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One News Now

Gov. Cooper Signs Sunday Hunting Bill that Expands Rights, But Keeps Protections for Churches

By M.H. Cavanaugh
Christian Action League
July 25, 2017

Tuesday, Governor Roy Cooper signed HB 559 – Outdoor Heritage Enhanced. The measure expands Sunday hunting with a firearm by removing certain restrictions that pertain to Sunday hunting on private lands, allowing Sunday hunting on game lands, and allowing the hunting of migratory birds on Sunday, subject to rules enacted by the Wildlife Resources Commission.

The 145-year prohibition on Sunday hunting was lifted with the passage of HB 640 – Outdoor Heritage Act in 2015. The Christian Action League was an ardent opponent.

In a Raleigh News and Observer op-ed, Rev. Mark Creech, executive director of the League said concerning the 2015 legislation, “Lawmakers certainly understand the necessity of legislation that creates a friendly business environment, but churches also need government to consider whether its actions are friendly to the ministries of houses of worship. Each time we weaken the significance of the ‘Lord’s Day,’ we create a chasm that cannot be bridged.”

Another Sunday related bill that passed this year and the Governor signed was SB 155 – ABC Omnibus Legislation. Dubbed by the media as the “Brunch Bill,” the measure authorizes County Commissioners, City Council and Town Council members by a simple majority vote to approve ordinances that roll back the starting time for alcohol sales on Sunday from 12:00 noon to 10:00 a.m.

Sen. Tommy Tucker (R-Union) who opposed both Sunday related bills quipped during a committee hearing that with the passing of these measures, “You can now get drunk on Sunday starting at 10, go to church at 11 and sober up, and then go back into the woods at noon with a gun.”

The 2015 legislation signed by former Gov. Pat McCrory allowed Sunday hunting with a firearm but limited it to private property in counties with 700,000 people or fewer. Hunters were not allowed to hunt between 9:30 a.m. and 12:30 p.m., except on licensed controlled reserves. No hunting of migratory birds on Sunday was allowed. No hunting deer chased by dogs was permitted, and no hunting was allowed within 500 yards of a place of worship or a residence not owned by the landowner. Starting October 1, 2017, Counties could also opt-out of Sunday hunting by a majority vote of their County Commissioners.

It was of great concern to the Christian Action League that the version of HB 559 that passed the House removed the prohibition on Sunday hunting from 9:30 a.m. to 12:30 p.m. However, the League was grateful it kept the prohibition against Sunday hunting within 500 yards of a place of worship.

See: Sunday Hunting Expanded, No-Hunting Zone around Churches Remains

When the measure went over to the Senate, CAL was pleasantly surprised to discover that Senate members were unhappy with the House’s decision to remove the 9:30 to 12:30 prohibition. They insisted it be restored and voted accordingly.

“I am very grateful for those Senate members who were sympathetic to concerns about the threat to the serenity and safety that rural churches have enjoyed on Sundays,” said Rev. Creech. “The best way to address these concerns, while allowing hunters to hunt on Sunday, is to keep the prohibition in place, along with no hunting within 500 yards of a place of worship. The Christian Action League appreciates the Senate’s changes to the measure.”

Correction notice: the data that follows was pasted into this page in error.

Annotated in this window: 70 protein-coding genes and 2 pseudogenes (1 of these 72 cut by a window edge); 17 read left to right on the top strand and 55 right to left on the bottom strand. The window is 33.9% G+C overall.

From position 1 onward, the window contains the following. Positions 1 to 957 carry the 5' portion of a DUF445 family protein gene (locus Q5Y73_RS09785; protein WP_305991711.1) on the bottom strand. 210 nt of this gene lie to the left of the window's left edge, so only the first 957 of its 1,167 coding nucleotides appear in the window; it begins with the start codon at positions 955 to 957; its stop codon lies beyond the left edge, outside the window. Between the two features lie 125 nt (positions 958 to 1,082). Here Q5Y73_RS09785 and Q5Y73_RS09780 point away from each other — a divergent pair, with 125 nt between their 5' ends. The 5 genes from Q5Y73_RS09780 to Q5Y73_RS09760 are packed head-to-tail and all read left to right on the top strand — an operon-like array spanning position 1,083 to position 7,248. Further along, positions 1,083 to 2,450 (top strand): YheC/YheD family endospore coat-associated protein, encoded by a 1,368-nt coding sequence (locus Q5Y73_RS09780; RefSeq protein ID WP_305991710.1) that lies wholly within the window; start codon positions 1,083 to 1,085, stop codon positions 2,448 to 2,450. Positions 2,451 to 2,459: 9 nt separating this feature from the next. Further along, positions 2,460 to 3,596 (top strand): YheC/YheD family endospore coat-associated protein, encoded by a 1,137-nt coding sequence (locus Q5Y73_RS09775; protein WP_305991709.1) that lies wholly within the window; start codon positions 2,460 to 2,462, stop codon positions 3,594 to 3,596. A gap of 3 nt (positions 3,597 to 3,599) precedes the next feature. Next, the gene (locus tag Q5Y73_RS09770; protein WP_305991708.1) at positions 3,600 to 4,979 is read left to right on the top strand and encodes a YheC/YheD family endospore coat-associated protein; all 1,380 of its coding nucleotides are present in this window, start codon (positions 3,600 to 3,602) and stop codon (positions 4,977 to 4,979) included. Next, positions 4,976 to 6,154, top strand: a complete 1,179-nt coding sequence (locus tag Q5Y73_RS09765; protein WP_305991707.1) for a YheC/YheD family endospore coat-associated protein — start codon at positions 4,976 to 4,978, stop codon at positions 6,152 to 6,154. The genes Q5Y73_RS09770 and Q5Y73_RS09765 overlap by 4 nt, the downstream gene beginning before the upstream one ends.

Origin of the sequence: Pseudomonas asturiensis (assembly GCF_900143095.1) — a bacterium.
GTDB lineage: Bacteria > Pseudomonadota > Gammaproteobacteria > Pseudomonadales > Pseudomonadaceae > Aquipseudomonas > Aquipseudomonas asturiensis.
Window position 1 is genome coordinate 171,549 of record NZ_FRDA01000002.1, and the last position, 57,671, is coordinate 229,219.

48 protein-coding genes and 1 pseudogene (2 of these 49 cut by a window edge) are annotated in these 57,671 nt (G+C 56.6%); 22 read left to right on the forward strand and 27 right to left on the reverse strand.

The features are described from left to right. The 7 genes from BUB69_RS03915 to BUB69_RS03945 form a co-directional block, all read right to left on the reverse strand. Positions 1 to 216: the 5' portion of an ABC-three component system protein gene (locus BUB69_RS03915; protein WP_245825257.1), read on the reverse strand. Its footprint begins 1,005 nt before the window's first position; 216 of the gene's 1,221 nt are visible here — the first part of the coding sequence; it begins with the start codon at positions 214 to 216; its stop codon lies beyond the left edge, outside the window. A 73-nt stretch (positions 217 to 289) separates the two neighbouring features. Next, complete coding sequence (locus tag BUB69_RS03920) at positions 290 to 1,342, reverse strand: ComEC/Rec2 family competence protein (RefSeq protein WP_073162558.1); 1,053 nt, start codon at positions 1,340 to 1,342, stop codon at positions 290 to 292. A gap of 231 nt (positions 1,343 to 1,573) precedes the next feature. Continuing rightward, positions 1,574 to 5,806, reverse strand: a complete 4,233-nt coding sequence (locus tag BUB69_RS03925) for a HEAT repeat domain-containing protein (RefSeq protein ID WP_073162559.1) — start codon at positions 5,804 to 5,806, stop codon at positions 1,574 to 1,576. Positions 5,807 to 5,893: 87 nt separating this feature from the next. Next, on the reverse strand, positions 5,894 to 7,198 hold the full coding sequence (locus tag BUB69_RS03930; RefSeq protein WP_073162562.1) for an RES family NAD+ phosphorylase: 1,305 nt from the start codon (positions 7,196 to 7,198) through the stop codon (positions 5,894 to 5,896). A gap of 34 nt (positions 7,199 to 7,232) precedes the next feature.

But the House did not concur with the changes made by the Senate and the bill went into Conference.

The final version of HB 559, which the House and Senate agreed upon and Gov. Cooper signed into law, expands Sunday hunting by removing the restrictions on private land to allow hunting of wild animals and upland game birds in all counties. Sunday hunting is allowed on public lands just as it is for private lands.

HB 559 allows migratory birds to be hunted on Sundays, but not before March 1, 2018. The Wildlife Resources Commission can authorize the hunting of migratory birds on Sunday only after they have completed a study to determine its impact. The findings of the study must be submitted to the Speaker of the House, President Pro-Tem of the Senate, and the chairs of the House Committee on Wildlife Resources by March 1, 2018.

The 9:30 a.m. to 12:30 p.m. prohibition for hunting on Sunday was preserved in the final version of HB 559. So was the prohibition against hunting within 500 yards of a place of worship. Hunting of deer chased by dogs on Sundays was also retained.

The compromise struck between the House and Senate in Conference that moved the bill to passage was to amend the original law allowing counties to opt-out of Sunday hunting via a majority vote by County Commissioners. HB 559 requires a much heavier lift for counties to opt-out of Sunday hunting. There now has to be a majority vote in a county-wide referendum calling for a prohibition on Sunday hunting.

“Again, I’m very glad the protections for churches were retained in the new law,” said Rev. Creech, “but the irony in these Sunday-related bills never ceases to amaze me.”

“It ought to strike us strange that we would only require a simple majority vote by local governing bodies to expand the rights of people to drink alcohol, which happens to be America’s number one drug problem. Yet, if a county wants to honor the Lord’s Day or for various reasons pertaining to security and tranquility, prefer to reject Sunday hunting, then they have to have a majority vote in an election. This is incredibly reflective of our sinful ways, our misguided values, and priorities. North Carolina needs a revival in its churches and a great spiritual awakening,” added Rev. Creech.